Revisit Of Tandberg 3102 Amplifier After Nine Years
This Amp had visited me in August 2013 with a complaint that there was distortion in one channel. I had replaced a few caps in the output section, which were found leaky, upon which it worked fairly well. There was a slight imbalance between the left and right channel, but the customer did not want me to do anything further and I returned it to him. The revisit was in April, 2023 with the complaint that one channel was completely dead.
This time, anyhow the customer was willing to my condition that I would dismantle the whole set and replace all defective components and would return the set only after ensuring proper balance of both the channels. He accepted this demand as I refused to take up the work otherwise. So, I opened the set, subjected it to a thorough cleaning as a lot of dust had collected on all the boards. While checking like this, I noticed that one of the tank capacitors had leaked.
It was a 15000uF/63V capacitor. I removed both and checked and found that the values had dropped drastically. As an exact replacement was not available and I had 10000uF/100V in my stock, I replaced these two. As there was space at the other end for accommodating two 4700/100V caps to be connected in parallel, I drilled holes on the PCB and fixed these two horizontally. The caps fit in the PS snugly without causing any hindrance. I used soldering tabs to fit the extra caps and wired it well for a proper hold.
After doing this essential replacement, I applied power and checked the voltages present. It was around 55 equal in plus and minus. When I connected a speaker and fed audio, one channel was very weak with distortion. So, checked the preamp and amp region for defective components. When I checked the voltages on working channel and compared it with the defective left channel, I noticed that the voltages were not proper in two transistors in the pre-amp region.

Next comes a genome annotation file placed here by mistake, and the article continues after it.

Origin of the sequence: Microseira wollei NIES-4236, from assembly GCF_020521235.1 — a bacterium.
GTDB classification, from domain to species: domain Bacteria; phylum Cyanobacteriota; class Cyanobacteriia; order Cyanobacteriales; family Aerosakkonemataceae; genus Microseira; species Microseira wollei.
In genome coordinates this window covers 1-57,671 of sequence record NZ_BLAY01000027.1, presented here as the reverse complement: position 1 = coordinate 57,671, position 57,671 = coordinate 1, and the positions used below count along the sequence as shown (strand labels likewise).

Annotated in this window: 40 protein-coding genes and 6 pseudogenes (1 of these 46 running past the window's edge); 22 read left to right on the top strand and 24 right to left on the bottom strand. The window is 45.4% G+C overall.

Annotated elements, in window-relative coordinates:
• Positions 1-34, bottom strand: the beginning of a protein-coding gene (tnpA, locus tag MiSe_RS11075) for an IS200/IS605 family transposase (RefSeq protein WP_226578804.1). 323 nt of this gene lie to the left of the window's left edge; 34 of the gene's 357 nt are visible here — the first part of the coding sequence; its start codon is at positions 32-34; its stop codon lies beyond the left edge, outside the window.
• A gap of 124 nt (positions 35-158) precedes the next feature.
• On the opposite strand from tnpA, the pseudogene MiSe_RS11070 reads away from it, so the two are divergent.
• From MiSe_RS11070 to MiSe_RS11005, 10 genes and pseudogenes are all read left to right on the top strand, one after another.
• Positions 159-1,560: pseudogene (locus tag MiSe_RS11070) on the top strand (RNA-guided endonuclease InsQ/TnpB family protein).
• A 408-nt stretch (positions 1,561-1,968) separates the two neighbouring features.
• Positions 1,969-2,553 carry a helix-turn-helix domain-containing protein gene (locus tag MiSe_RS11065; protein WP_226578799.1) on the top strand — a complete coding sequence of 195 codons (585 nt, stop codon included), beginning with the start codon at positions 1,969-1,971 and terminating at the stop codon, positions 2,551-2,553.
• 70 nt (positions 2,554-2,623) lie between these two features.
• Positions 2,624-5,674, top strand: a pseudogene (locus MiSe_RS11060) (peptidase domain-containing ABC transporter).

One was leaky and other was intermittent. So replaced those two and the other two in the right channel too, to make it match very well. Even then the output was not proper and some sort of clipping was taking place though the left channel output was far better but with distortion.
The output section, which had four Metal Case Mosfets (J55 & K175), was housed inside the heat zinc and there was no way of accessing the top of the board for checking. The board was under the mosfets and bottom was covered too! I desoldered the mosfets and lifted and tilted it slightly to have a view of the board and found a resistor burnt.
To avoid the need to desolder all the Mosfets to see the condition of these resistors in future, I fixed all the resistors on the other side. Changed all the four electrolytic caps, as these were out of range. Then resoldered the Mosfets and once again applied power and checked the output wave forms, which were too good to see!
I noticed that the volume controls were noisy and as there was no way of applying the lubrication on this sealed pot, I removed it, then removed the tape stuck underneath, and applied the cleaning oil.
After turning the knob left and right several times to make a proper cleaning of the contacts, I affixed the cotton tape like before and fixed it back. The control was found working very well. I also did a retouch of the pre-amp, amp and power supply sections!
I checked the outputs once again and played the Amp for several hours to find that it was working very well, before closing the cover. Mission accomplished and satisfaction got collected as usual.
This article was prepared for you by Parasuraman Subramanian from India. He is 72 years old and has more than 30 years’ experience in handling antique equipment like Valve Radio, Amps, Reel Tape Recorders and currently studying latest tech-classes conducted by Kerala State Electronics Technicians’ Association. He has done graduation in BBA degree, private diploma in Radio Engineering and retired as MD of a USA company. Presently working as Consultant to Hospital and other institutions.
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